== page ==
The real question is, what do you intend to use the size for?
Your first problem is that there are at least four definitions for "file size":
The "end of file" offset, which is the number of bytes you have to skip to go from the beginning to the end of the file.
In other words, it is the number of bytes logically in the file (from a usage perspective).
The "valid data length", which is equal to the offset of the first byte which is not actually stored.
This is always less than or equal to the "end of file", and is a multiple of the cluster size.
For example, a 1 GB file can have a valid data length of 1 MB. If you ask Windows to read the first 8 MB, it will read the first 1 MB and pretend the rest of the data was there, returning it as zeros.
The "allocated size" of a file. This is always greater than or equal to the "end of file".
This is the number of clusters that the OS has allocated for the file, multiplied by the cluster size.
Unlike the case where the "end of file" is greater than the "valid data length", The excess bytes are not considered to be part of the file's data, so the OS will not fill a buffer with zeros if you try to read in the allocated region beyond the end of the file.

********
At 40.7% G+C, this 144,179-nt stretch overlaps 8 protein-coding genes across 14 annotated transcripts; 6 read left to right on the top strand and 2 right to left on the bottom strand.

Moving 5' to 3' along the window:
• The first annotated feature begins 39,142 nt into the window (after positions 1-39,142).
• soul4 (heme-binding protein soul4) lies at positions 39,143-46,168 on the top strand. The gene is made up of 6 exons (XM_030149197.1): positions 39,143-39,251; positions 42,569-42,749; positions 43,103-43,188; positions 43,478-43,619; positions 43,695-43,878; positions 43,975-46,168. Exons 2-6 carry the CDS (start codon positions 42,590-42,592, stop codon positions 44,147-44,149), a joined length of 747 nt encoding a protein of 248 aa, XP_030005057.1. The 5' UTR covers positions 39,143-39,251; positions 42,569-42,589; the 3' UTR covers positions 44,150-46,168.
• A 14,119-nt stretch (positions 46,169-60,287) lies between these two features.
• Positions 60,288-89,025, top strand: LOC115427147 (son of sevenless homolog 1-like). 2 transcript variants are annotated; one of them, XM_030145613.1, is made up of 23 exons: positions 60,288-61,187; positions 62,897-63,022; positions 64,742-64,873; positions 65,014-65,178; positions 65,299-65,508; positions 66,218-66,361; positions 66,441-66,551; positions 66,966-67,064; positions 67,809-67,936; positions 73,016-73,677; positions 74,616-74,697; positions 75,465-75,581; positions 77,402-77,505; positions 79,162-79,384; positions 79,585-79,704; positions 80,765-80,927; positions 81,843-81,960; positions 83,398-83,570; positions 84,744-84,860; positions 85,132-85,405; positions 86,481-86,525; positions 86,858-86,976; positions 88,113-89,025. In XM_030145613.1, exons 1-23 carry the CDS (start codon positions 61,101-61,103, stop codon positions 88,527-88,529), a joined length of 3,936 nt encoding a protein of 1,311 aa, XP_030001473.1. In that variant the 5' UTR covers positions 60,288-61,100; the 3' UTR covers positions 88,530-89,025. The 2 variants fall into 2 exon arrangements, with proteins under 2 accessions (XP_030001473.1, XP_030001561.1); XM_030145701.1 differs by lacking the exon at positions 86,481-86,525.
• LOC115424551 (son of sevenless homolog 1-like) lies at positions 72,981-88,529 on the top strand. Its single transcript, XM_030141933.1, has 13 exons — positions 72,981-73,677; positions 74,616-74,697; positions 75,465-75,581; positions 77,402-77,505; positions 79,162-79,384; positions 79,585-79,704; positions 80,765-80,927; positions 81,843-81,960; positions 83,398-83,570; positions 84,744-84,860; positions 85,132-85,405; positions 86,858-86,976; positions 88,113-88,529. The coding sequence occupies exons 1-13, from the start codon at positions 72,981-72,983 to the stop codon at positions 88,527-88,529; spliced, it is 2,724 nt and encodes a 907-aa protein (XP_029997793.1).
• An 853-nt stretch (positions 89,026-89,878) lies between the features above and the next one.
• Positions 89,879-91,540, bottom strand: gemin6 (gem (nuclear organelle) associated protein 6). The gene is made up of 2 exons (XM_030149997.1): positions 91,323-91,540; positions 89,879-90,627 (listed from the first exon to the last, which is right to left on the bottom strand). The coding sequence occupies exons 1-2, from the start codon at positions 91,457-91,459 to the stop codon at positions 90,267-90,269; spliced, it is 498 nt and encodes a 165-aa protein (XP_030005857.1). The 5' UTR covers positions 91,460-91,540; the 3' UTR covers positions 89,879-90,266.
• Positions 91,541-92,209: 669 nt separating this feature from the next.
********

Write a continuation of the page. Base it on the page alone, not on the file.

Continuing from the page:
The "compressed size" of a file, which is only valid for compressed (and sparse?) files.
It is equal to the size of a cluster, multiplied by the number of clusters on the volume that are actually allocated to this file.
For non-compressed and non-sparse files, there is no notion of "compressed size"; you would use the "allocated size" instead.
Your second problem is that a "file" like
C:\Foo can actually have multiple streams of data.
This name just refers to the default stream. A file might have alternate streams, like
C:\Foo:Bar, whose size is not even shown in Explorer!
Your third problem is that a "file" can have multiple names ("hard links").
C:\Windows\System32\notepad.exe are two names for the same file. Any name can be used to open any stream of the file.
Your fourth problem is that a "file" (or directory) might in fact not even be a file (or directory):
It might be a soft link (a "symbolic link" or a "reparse point") to some other file (or directory).
That other file might not even be on the same drive. It might even point to something on the network, or it might even be recursive! Should the size be infinity if it's recursive?
Your fifth is that there are "filter" drivers that make certain files or directories look like actual files or directories, even though they aren't. For example, Microsoft's WIM image files (which are compressed) can be "mounted" on a folder using a tool called ImageX, and those do not look like reparse points or links. They look just like directories -- except that the're not actually directories, and the notion of "size" doesn't really make sense for them.
Your sixth problem is that every file requires metadata.
For example, having 10 names for the same file requires more metadata, which requires space. If the file names are short, having 10 names might be as cheap as having 1 name -- and if they're long, then having multiple names can use more disk space for the metadata. (Same story with multiple streams, etc.)
Do you count these, too?